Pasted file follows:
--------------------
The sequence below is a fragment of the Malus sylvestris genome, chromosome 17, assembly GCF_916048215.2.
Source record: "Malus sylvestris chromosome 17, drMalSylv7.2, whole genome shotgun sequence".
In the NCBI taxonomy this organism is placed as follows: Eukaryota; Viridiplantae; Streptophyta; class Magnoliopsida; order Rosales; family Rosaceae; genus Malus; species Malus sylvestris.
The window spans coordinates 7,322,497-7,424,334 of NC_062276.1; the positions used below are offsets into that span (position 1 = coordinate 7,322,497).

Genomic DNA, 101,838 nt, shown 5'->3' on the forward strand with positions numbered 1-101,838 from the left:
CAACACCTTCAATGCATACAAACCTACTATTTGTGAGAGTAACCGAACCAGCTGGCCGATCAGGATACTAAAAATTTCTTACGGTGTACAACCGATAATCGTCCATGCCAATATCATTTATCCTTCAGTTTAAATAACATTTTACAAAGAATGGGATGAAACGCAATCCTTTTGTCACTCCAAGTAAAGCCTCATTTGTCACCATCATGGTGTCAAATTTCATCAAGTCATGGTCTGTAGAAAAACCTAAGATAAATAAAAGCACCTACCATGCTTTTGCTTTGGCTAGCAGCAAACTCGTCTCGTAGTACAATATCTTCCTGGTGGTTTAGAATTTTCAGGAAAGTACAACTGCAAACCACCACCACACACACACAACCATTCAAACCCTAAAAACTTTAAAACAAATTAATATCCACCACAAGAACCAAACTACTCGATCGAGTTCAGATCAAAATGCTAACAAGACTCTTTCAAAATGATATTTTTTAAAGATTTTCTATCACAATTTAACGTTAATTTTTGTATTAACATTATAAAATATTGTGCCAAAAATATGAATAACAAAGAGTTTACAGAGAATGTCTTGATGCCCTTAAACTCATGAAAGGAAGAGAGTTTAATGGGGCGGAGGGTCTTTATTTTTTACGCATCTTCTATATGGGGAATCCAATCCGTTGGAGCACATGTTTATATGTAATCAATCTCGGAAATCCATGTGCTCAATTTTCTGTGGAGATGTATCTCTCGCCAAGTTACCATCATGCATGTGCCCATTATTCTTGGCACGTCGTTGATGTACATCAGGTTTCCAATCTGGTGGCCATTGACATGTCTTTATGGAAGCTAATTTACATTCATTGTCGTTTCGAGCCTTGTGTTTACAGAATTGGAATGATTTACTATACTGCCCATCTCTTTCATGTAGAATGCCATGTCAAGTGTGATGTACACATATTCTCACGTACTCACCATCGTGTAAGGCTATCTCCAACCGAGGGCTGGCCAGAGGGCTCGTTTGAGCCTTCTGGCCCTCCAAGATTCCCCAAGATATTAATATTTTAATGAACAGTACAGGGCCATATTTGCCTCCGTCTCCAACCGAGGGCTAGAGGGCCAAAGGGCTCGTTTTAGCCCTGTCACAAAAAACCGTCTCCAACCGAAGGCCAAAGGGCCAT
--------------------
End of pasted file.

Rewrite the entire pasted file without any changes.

The sequence below is a fragment of the Malus sylvestris genome, chromosome 17, assembly GCF_916048215.2.
Source record: "Malus sylvestris chromosome 17, drMalSylv7.2, whole genome shotgun sequence".
In the NCBI taxonomy this organism is placed as follows: Eukaryota; Viridiplantae; Streptophyta; class Magnoliopsida; order Rosales; family Rosaceae; genus Malus; species Malus sylvestris.
The window spans coordinates 7,322,497-7,424,334 of NC_062276.1; the positions used below are offsets into that span (position 1 = coordinate 7,322,497).

Genomic DNA, 101,838 nt, shown 5'->3' on the forward strand with positions numbered 1-101,838 from the left:
CAACACCTTCAATGCATACAAACCTACTATTTGTGAGAGTAACCGAACCAGCTGGCCGATCAGGATACTAAAAATTTCTTACGGTGTACAACCGATAATCGTCCATGCCAATATCATTTATCCTTCAGTTTAAATAACATTTTACAAAGAATGGGATGAAACGCAATCCTTTTGTCACTCCAAGTAAAGCCTCATTTGTCACCATCATGGTGTCAAATTTCATCAAGTCATGGTCTGTAGAAAAACCTAAGATAAATAAAAGCACCTACCATGCTTTTGCTTTGGCTAGCAGCAAACTCGTCTCGTAGTACAATATCTTCCTGGTGGTTTAGAATTTTCAGGAAAGTACAACTGCAAACCACCACCACACACACACAACCATTCAAACCCTAAAAACTTTAAAACAAATTAATATCCACCACAAGAACCAAACTACTCGATCGAGTTCAGATCAAAATGCTAACAAGACTCTTTCAAAATGATATTTTTTAAAGATTTTCTATCACAATTTAACGTTAATTTTTGTATTAACATTATAAAATATTGTGCCAAAAATATGAATAACAAAGAGTTTACAGAGAATGTCTTGATGCCCTTAAACTCATGAAAGGAAGAGAGTTTAATGGGGCGGAGGGTCTTTATTTTTTACGCATCTTCTATATGGGGAATCCAATCCGTTGGAGCACATGTTTATATGTAATCAATCTCGGAAATCCATGTGCTCAATTTTCTGTGGAGATGTATCTCTCGCCAAGTTACCATCATGCATGTGCCCATTATTCTTGGCACGTCGTTGATGTACATCAGGTTTCCAATCTGGTGGCCATTGACATGTCTTTATGGAAGCTAATTTACATTCATTGTCGTTTCGAGCCTTGTGTTTACAGAATTGGAATGATTTACTATACTGCCCATCTCTTTCATGTAGAATGCCATGTCAAGTGTGATGTACACATATTCTCACGTACTCACCATCGTGTAAGGCTATCTCCAACCGAGGGCTGGCCAGAGGGCTCGTTTGAGCCTTCTGGCCCTCCAAGATTCCCCAAGATATTAATATTTTAATGAACAGTACAGGGCCATATTTGCCTCCGTCTCCAACCGAGGGCTAGAGGGCCAAAGGGCTCGTTTTAGCCCTGTCACAAAAAACCGTCTCCAACCGAAGGCCAAAGGGCCAT